In Brief: James Barclay’s Dawnthief features a band of mercenaries in sword-and-sorcery style adventure. The characters are hard men (and women), loyal to each other first, who find themselves drawn into a great conflict with darker forces in the land.
Pros: Barclay has a good command of military history, and his system of magic is consistent. A good sense of history, solid characters, and an eye for avoiding cliches make this a an effective first effort.
Cons: The beginning chapters are messy – perhaps due to a switching p.o.v. style that is somewhat troublesome. The logic behind the penultimate spell at the heart of the story is a little sketchy.
Review: Dawnthief introduces a band of mercenary soldiers known as the Raven. A small but intensely loyal group who earns their money fighting the small wars between the nobles of Balaia. Their code is simple: they don’t do assassinations and they always put the members of the Raven first.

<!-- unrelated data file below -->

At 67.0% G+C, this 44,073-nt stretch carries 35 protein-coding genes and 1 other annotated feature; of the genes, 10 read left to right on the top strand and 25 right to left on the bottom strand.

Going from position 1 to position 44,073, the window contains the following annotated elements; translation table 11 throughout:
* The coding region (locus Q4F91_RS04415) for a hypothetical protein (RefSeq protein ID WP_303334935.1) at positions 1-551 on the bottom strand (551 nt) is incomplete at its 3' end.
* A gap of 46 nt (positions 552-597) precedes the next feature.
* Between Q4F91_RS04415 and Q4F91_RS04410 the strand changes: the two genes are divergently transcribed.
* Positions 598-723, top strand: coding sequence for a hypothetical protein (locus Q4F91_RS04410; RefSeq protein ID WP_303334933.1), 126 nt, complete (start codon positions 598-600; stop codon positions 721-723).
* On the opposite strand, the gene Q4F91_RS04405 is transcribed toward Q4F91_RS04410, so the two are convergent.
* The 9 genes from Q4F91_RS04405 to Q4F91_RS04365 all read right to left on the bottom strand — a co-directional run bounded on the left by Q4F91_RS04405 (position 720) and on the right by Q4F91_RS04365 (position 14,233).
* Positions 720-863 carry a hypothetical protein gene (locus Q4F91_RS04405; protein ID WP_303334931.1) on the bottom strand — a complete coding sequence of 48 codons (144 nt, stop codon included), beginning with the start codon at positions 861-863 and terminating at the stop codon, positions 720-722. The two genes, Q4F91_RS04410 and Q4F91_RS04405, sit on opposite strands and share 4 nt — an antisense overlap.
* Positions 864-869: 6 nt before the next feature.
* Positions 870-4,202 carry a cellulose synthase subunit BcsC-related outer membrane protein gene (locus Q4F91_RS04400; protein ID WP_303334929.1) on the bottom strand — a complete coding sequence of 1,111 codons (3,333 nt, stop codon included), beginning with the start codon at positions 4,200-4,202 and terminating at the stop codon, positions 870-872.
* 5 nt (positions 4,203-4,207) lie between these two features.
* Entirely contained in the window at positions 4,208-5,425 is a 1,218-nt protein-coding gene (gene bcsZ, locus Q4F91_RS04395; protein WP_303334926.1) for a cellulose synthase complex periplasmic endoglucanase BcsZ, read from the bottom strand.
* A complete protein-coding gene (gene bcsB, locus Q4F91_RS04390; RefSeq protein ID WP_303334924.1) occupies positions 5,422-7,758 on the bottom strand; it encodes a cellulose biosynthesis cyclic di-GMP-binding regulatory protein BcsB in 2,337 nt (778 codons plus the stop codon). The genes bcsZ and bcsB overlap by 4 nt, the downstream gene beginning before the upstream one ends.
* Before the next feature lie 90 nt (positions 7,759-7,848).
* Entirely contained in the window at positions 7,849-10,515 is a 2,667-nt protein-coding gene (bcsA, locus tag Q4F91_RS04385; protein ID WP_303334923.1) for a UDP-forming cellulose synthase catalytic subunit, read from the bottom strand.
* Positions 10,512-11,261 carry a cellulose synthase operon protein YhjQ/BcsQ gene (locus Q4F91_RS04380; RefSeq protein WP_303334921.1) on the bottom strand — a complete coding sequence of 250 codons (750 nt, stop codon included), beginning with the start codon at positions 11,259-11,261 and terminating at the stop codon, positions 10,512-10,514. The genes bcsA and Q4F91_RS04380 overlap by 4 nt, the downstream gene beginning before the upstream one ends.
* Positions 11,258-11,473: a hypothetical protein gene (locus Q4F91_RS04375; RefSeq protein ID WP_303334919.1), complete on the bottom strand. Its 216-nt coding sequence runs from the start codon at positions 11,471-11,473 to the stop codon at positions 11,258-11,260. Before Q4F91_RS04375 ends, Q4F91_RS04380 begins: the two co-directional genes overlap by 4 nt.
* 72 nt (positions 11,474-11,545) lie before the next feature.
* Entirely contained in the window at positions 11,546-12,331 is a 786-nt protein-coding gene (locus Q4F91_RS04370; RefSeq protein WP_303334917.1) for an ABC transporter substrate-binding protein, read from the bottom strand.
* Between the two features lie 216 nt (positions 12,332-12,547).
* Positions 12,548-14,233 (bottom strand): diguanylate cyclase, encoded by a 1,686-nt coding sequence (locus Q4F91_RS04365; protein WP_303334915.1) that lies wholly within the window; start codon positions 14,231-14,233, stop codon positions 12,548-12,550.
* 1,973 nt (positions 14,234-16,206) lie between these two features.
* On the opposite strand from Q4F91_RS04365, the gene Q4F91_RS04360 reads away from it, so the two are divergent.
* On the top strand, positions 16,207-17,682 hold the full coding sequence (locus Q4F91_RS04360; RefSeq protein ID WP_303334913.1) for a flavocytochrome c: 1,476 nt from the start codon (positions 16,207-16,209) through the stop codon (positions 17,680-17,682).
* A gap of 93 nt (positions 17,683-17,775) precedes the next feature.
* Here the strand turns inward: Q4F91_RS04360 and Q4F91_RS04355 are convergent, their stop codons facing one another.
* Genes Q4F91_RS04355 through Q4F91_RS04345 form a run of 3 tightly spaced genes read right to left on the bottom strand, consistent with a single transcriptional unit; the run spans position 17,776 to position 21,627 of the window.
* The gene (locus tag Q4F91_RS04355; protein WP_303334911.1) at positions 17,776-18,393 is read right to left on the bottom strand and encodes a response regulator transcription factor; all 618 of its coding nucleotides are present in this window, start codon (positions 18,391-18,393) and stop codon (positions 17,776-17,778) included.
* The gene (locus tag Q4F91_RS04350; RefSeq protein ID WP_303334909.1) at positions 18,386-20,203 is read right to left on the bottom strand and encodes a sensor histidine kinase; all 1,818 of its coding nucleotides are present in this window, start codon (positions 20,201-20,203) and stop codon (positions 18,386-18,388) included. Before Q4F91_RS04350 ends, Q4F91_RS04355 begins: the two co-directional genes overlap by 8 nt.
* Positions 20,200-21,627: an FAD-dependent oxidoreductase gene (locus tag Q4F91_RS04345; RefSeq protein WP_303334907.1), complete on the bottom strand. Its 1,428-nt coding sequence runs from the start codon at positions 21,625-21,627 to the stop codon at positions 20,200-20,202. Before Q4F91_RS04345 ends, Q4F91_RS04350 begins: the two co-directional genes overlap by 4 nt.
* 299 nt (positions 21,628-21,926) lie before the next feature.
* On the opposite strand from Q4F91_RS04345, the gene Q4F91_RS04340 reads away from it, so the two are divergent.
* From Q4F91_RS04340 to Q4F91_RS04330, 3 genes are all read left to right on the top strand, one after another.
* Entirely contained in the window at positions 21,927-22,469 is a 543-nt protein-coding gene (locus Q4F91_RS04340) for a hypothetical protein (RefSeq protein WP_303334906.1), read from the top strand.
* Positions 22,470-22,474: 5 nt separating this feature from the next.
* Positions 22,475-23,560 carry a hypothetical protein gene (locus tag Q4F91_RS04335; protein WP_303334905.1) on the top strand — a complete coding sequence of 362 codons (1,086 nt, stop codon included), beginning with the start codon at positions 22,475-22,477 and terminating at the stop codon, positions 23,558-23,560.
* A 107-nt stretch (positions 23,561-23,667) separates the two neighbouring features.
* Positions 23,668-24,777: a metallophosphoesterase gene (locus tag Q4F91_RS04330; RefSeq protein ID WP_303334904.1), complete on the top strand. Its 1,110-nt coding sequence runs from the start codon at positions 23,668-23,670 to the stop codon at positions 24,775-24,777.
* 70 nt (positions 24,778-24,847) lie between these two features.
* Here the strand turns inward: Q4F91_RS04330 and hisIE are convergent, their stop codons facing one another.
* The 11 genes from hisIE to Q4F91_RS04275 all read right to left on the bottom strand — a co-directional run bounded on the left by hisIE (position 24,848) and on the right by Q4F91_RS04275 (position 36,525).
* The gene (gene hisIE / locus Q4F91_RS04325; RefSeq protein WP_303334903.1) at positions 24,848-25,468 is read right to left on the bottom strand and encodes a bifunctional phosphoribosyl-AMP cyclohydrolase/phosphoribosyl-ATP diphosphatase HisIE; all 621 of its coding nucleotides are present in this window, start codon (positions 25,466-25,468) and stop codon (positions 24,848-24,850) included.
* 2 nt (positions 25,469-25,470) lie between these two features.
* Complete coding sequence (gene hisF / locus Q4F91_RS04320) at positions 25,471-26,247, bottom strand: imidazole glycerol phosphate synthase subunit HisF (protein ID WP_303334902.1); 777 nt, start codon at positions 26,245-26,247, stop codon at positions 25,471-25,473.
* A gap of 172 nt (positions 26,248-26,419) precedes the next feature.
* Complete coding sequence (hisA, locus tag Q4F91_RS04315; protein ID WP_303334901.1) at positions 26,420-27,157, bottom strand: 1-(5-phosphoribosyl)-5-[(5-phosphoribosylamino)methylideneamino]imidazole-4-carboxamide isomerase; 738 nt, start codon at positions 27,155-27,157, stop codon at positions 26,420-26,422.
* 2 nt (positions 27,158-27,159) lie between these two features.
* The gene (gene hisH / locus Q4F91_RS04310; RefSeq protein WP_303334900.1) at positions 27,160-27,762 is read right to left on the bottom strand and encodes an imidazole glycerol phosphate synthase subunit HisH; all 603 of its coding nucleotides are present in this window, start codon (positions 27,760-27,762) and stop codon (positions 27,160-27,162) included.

We meet them marshaling the defense of a small castle outpost – a simple enough mission that goes sideways when a mage from the College of Xetesk called Denser appears. The mercenaries follow him in an attempt to stop him, losing one of their number in the process. They find themselves in an alternate dimension, where Hirad, one of their leaders, confronts an ancient guardian and inadvertently helps Denser steal an important magic talisman – one of the key components for the spell, Dawnthief. Continue reading